Non-SIS dependants cause estate complications
Trustees wanting to leave their super death benefit to someone who is not a dependent under the SIS Act will need to consider the correct structuring to do this, given funds paid into an estate will be claimable by other creditors, according to a leading SMSF law firm.
In a recent blog post, Townsends Business and Corporate Lawyers’ Jim Townsend said as part of their estate plan, trustees needed to pay particular attention to which of their assets were accessible to creditors on their death and which were not.
Mr Townsend used the example of Fred and Wilma Flintstone who wanted to leave their SMSF death benefit to their friends’ son, Bam Bam, who had intellectual difficulties but did not qualify for NDIS support.
“The SIS Act lists three main categories of persons who may be classified as dependants of a deceased member,” Mr Townsend said.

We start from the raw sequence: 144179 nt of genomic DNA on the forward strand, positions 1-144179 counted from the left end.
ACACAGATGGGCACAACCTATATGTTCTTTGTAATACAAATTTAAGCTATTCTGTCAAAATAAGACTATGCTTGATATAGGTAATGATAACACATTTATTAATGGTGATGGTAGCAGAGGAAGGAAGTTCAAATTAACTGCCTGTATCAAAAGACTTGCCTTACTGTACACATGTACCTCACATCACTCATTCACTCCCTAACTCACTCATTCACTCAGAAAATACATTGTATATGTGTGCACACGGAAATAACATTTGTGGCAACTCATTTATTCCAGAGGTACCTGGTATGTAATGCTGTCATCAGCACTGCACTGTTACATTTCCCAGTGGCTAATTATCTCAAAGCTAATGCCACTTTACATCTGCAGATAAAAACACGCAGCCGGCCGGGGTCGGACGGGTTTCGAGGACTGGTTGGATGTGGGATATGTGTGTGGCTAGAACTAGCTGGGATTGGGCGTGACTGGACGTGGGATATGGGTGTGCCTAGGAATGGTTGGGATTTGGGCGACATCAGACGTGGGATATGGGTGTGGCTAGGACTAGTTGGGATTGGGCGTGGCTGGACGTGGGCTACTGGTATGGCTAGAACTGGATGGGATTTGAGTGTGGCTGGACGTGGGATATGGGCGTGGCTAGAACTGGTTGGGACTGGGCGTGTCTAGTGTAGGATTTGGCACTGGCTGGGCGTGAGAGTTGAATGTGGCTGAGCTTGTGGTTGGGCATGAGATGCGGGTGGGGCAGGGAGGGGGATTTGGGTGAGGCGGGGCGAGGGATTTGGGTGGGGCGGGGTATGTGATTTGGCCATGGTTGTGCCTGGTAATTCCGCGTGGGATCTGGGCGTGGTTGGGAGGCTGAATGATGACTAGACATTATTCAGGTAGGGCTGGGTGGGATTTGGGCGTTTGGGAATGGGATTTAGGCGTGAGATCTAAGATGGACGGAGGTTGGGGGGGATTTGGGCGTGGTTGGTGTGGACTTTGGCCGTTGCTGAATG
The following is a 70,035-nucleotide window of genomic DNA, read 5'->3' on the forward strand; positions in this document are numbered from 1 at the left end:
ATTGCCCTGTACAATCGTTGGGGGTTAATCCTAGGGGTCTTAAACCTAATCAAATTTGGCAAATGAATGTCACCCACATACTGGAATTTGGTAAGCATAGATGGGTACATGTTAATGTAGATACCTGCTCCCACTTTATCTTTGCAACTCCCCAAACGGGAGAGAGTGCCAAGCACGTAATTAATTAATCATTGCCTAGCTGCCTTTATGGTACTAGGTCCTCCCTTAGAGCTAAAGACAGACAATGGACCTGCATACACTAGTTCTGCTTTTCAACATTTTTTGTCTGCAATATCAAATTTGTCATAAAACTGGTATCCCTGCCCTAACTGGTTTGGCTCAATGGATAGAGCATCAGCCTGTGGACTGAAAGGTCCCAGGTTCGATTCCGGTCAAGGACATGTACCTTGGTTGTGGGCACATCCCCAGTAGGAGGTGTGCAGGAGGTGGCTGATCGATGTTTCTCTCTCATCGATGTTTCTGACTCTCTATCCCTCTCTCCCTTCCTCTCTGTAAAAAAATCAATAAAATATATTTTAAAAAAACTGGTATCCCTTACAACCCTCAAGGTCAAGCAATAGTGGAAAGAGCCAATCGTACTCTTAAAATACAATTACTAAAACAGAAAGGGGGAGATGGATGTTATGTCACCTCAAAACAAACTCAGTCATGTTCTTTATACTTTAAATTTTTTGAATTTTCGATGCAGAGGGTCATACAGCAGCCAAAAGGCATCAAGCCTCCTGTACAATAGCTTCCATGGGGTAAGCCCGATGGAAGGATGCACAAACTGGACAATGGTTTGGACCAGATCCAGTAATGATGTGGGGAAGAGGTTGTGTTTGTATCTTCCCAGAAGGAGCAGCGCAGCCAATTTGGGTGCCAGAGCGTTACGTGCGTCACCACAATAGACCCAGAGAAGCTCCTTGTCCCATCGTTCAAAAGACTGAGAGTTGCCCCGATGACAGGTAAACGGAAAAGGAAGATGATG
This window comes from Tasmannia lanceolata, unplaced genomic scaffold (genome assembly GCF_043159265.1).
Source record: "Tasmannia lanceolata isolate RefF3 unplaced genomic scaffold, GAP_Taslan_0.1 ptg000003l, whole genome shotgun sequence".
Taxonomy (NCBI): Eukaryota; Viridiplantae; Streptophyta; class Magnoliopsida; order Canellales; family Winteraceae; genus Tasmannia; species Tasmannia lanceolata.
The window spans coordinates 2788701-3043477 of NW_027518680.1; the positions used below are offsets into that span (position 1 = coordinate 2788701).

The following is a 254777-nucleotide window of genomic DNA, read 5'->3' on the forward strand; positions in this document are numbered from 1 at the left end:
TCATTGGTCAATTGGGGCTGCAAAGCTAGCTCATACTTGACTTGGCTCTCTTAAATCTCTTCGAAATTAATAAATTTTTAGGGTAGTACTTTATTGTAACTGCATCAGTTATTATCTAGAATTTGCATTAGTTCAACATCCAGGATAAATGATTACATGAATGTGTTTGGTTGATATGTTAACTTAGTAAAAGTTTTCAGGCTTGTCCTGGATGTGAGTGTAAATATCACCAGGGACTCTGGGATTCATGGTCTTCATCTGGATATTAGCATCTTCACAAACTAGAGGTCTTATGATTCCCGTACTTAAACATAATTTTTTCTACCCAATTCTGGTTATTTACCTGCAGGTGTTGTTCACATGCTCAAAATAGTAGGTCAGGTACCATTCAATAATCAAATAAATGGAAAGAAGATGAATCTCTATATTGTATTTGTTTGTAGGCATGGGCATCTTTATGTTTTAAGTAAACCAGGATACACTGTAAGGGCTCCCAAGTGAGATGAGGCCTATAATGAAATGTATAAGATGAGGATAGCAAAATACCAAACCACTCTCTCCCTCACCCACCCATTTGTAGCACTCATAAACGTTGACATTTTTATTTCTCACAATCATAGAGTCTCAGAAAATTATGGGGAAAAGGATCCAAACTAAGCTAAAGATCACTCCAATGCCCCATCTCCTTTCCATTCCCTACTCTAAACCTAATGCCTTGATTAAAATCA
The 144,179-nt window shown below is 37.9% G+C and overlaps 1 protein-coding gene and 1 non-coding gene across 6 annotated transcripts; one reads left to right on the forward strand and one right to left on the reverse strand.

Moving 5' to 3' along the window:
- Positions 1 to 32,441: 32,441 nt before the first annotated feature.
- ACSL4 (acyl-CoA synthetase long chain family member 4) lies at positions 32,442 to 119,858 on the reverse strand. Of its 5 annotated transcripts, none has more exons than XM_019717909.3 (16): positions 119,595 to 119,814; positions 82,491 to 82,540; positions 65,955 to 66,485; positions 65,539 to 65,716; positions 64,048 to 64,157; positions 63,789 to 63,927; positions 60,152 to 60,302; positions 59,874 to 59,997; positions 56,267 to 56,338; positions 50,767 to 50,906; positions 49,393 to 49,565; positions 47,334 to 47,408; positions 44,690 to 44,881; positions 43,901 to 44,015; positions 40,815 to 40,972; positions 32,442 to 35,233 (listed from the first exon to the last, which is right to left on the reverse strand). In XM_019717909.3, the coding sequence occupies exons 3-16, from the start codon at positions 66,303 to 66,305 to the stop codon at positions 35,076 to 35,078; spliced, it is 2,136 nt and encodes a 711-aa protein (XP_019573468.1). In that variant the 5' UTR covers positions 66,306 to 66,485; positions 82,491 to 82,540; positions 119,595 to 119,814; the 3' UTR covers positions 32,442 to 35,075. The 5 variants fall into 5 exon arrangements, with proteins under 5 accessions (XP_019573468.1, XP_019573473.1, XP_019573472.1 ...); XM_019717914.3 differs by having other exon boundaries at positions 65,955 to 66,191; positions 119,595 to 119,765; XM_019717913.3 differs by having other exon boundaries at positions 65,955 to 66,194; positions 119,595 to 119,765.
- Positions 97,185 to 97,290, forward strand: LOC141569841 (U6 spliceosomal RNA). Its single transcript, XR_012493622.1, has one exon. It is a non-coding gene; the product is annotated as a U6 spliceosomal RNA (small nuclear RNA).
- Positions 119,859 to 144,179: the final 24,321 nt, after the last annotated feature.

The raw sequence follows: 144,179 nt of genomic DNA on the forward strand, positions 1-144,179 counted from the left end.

“These are the deceased’s spouse, their child and any person with whom the deceased shared an interdependency relationship. Section 10A defines an interdependency relationship as valid if they share a close personal relationship, they live together, and one or each of them provides financial support to the other, and one or each of them provides the other with domestic or personal care.”
Since Bam Bam would not qualify as a dependant under this definition, Fred and Wilma decide to pay their benefit to their estate and nominate Bam Bam as a beneficiary; however, as they still have money owing on their mortgage, it is possible that if something were to happen to both of them, their bank could claim the benefit to pay the rest of the loan.
Mr Townsend suggested directing the couple’s life insurance policy rather than their death benefit to be paid to Bam Bam after their death, as depending on the conditions of the mortgage, it is more likely this amount cannot be taken as part of the debt.
“The policy would be paid to the superannuation fund, the trustee of which would pay it to the estate, the executor of which would then be free to pay it to the beneficiary without any interference,” he said.
“It would be advisable to place this money into some sort of protective structure like a testamentary discretionary trust.”